Italian Witchcraft Basics

First, a little about my path/how I got here (to reading Raven Grimassi with my cat while I’m supposed to be working from home =P):

I was introduced into witchcraft when I was a teenager, like a lot of people, through the writings of Scott Cunningham and Silver Ravenwolf on Wicca and solitary witchcraft. I was raised Roman Catholic and exposed to Italian and Native American cultural traditions from a young age.  Over time, through reading books, meeting other practitioners and figuring out what seemed to be and not be right for me, I’ve come to practice an esoteric magick that blends elements of european witchcraft, catholic and native american traditions, the bits of italian (specifically sicilian) witchcraft I learned from my great-grandmother (who has passed into spirit), divination and workings with the dead. In ritual, I call primarily on the Egyptian sun god, Ra.

I bought Raven Grimassi’s book Italian Witchcraft to delve more deeply into my ancestral/magickal roots and learn about a variety of different Italian traditions (not just those of my own family members). I held off on reading Grimassi’s book for awhile because I resented his almost constant comparisons to Gerald Gardner and Wicca in his writings about Italian witchcraft, but I’m trying to keep an open mind. None of the Streghe in my family ever honored a horned god, for example, but that obviously doesn’t have any bearing on what other Italian witches may or may not believe.

From my notes on Italian Witchcraft: The Old Religion of Southern Europe by Raven Grimassi, Chapter 1: Beliefs of the Strega (I didn’t use parenthetical citations in these notes–it’s for a blog, not a research paper, after all–but most of this info comes from Grimassi, not me):

  • Italian Witchcraft or “Stregheria” pre-dates Celtic witchcraft by centuries
  • Italian Witchcraft is a legacy of Etruscan civilization and the Roman Empire
  • Stregheria is a passionate Magick–originally involving naked rites and sexual activity between practitioners
  • Strega-female witch
  • Stregone-male witch
  • Stregheria-old italian word for witchcraft
  • Stregoneria-modern italian word for witchcraft/sorcery but sometimes viewed as disrespectful
  • Streghe-plural for witches
  • Boschetto-coven; the word literally means grove because witches used to meet in groves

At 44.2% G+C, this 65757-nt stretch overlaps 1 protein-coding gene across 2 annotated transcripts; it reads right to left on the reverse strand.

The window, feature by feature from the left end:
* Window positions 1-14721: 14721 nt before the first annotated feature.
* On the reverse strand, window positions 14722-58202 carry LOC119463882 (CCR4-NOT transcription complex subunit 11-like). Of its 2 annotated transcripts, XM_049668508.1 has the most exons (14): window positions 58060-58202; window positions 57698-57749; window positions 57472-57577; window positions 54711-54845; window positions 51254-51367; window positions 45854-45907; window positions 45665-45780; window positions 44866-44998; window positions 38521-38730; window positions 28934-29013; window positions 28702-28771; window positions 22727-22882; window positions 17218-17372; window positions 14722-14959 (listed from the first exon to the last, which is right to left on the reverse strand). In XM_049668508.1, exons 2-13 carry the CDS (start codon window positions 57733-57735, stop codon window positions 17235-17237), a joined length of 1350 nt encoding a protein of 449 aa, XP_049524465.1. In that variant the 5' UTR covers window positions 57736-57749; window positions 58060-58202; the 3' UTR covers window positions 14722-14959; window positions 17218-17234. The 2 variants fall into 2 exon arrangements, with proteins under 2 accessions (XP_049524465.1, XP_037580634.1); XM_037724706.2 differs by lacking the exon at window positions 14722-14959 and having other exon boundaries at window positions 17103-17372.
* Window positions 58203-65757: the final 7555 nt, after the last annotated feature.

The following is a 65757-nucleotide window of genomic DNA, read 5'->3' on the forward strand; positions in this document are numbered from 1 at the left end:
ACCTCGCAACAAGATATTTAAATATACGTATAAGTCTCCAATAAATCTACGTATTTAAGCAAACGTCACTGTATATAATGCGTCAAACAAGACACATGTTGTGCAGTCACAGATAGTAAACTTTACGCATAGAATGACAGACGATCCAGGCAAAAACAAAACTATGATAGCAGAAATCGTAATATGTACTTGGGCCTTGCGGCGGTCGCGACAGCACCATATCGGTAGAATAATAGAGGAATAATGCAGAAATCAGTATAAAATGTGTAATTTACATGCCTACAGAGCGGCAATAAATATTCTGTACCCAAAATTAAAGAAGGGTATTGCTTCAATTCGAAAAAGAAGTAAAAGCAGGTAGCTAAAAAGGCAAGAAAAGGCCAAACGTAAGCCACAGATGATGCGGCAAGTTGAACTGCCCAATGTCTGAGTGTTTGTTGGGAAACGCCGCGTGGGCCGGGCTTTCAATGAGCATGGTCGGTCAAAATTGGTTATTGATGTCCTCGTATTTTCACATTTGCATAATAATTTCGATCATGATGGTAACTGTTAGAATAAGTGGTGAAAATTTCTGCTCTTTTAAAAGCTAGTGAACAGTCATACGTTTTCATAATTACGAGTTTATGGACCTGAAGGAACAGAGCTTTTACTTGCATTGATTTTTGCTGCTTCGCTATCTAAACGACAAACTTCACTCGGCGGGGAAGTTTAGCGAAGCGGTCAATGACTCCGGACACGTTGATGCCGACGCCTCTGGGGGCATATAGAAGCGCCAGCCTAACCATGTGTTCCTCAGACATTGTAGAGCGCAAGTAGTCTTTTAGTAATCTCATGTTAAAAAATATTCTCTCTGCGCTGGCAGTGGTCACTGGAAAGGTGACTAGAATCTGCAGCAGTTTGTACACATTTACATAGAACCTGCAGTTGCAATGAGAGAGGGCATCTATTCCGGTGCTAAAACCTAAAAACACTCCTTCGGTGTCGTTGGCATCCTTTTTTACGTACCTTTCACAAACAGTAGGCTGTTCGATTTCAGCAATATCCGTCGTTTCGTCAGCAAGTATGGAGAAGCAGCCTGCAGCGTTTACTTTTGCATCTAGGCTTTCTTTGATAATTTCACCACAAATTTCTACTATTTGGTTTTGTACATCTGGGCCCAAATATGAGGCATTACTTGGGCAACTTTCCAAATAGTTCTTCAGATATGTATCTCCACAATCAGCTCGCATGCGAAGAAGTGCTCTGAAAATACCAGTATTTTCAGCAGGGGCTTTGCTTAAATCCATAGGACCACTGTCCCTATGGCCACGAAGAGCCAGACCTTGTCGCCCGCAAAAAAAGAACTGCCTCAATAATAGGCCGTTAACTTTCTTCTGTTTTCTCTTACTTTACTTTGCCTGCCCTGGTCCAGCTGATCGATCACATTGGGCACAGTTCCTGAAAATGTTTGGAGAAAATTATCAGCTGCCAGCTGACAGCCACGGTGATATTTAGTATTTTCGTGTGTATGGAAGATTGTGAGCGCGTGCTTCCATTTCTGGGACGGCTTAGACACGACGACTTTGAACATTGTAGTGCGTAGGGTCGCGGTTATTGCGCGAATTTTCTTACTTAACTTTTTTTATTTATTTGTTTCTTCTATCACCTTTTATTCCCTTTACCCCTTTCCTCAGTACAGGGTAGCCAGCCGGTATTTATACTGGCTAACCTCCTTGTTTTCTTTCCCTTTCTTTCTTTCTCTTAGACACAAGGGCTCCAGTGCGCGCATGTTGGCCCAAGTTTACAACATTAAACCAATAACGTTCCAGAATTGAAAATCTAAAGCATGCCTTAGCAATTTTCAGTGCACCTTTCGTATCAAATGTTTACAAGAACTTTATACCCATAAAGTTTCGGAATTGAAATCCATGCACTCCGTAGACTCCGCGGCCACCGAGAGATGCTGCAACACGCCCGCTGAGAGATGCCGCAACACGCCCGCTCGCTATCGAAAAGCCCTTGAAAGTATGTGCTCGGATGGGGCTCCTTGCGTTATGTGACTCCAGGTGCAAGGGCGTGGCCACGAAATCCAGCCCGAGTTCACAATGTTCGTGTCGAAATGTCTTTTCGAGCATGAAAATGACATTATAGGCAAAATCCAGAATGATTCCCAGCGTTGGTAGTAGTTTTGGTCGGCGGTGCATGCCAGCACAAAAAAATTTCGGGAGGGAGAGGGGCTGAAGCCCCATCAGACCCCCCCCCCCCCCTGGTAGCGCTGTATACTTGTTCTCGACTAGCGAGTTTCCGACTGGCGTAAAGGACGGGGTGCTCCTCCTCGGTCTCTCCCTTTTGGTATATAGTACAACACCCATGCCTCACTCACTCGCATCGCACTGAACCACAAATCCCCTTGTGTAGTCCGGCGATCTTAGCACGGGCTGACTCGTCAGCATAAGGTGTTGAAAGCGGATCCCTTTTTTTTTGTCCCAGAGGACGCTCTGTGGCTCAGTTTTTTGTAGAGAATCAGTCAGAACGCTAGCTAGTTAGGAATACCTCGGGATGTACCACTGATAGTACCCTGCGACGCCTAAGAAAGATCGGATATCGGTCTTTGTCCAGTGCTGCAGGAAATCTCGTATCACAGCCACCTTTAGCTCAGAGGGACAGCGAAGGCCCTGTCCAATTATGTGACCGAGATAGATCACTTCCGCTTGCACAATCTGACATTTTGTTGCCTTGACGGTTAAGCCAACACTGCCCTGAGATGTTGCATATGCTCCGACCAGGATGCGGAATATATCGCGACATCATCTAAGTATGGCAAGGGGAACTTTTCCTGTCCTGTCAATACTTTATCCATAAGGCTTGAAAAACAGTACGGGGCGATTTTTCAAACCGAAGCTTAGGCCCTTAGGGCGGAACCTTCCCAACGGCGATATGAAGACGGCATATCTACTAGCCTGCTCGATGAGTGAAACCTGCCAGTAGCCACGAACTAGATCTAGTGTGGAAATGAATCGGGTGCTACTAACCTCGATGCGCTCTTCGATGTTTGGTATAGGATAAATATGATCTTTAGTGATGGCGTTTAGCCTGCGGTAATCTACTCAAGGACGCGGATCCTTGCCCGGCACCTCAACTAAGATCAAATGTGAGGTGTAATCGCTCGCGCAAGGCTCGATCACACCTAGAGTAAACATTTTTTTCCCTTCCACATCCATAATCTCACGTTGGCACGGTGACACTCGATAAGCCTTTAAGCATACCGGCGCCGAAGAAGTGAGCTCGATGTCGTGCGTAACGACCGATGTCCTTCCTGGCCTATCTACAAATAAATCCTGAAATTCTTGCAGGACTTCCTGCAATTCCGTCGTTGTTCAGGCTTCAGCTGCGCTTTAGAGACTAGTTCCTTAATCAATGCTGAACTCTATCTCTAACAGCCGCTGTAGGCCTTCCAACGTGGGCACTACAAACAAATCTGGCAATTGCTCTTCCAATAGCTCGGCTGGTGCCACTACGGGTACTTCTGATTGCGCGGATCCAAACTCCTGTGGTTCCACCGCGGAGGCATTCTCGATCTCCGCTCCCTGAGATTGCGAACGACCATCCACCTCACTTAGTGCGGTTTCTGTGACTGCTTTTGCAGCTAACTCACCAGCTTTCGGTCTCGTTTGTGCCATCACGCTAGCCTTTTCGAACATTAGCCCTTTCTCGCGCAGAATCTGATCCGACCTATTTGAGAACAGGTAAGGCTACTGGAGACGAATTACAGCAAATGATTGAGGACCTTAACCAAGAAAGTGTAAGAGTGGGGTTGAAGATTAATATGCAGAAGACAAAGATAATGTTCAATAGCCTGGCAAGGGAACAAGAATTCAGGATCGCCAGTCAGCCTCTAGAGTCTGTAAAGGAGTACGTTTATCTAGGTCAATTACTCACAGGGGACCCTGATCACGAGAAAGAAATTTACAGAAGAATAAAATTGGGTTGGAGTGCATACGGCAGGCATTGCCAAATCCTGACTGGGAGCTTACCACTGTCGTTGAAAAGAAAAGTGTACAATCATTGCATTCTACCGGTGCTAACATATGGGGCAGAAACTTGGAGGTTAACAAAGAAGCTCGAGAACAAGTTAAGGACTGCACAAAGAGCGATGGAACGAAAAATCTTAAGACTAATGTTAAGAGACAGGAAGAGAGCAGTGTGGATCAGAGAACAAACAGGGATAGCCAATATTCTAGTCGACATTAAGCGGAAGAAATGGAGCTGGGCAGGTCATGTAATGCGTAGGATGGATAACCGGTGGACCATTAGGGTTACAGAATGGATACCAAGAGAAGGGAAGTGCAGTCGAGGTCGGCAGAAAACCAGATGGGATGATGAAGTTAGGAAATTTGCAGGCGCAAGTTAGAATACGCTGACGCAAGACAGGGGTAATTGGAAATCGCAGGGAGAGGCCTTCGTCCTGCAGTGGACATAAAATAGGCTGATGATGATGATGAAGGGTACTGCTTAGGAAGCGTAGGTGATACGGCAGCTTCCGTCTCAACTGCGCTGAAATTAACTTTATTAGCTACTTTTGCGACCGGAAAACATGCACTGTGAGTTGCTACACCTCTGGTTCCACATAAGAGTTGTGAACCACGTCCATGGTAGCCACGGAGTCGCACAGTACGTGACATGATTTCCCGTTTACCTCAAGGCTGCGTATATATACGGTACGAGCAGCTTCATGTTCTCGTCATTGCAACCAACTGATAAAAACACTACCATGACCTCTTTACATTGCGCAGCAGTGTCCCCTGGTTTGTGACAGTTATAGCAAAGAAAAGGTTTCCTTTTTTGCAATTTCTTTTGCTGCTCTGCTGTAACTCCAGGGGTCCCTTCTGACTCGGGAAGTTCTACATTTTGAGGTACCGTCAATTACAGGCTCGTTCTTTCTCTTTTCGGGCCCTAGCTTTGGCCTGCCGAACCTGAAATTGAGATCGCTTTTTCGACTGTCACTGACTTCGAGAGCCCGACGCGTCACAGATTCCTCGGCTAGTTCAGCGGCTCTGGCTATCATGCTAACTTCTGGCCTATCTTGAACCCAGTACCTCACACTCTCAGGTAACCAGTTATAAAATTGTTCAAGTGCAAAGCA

• In central Italy, witches worshipped the goddess Diana
  • Witches in covens in Italy were still persecuted like in other parts of Europe, but solitary witches were often left to their own devices and even regarded as village healers and counselors
  • In 14th century Italy, Aradia brought about a revival of the old religion–La Vecchia Religione–and three separate traditions arose out of her efforts–the Fanarra, Janarra and Tanarra–known together as the Triad Traditions, separated in order to safeguard the Mystery Teachings from the Catholic Church
  • Fanarra-northern Italy; Keepers of the Earth Mysteries
  • Janarra-central Italy; Keepers of the Lunar Mysteries
  • Tanarra-central Italy; Keepers of the Stellar Mysteries
  • Grimas-leader of each tradition; also has a working knowledge of the other two traditions
  • Initiates train in their own traditions and if they want to hold Priest or Priestess ranks, they train in the other two traditions
  • Aridian Tradition-established in North America as a branch of the Tanarra, based on the blending of the Triad traditions in an attempt to restore the original tradition of Aradia, but it has modern (and even Wiccan) elements to it as a result of exposure in the U.S.
  • Strega rituals focus on fertility and agricultural themes, which translate into modern times as personal growth (fertility) and prosperity (agriculture)–specifically, Grimassi writes, “if we are fertile in our minds and hearts, then our relationships increase and prosper. If we celebrate the cycles of growth and prosperity, then we draw this positive energy into our work and our careers”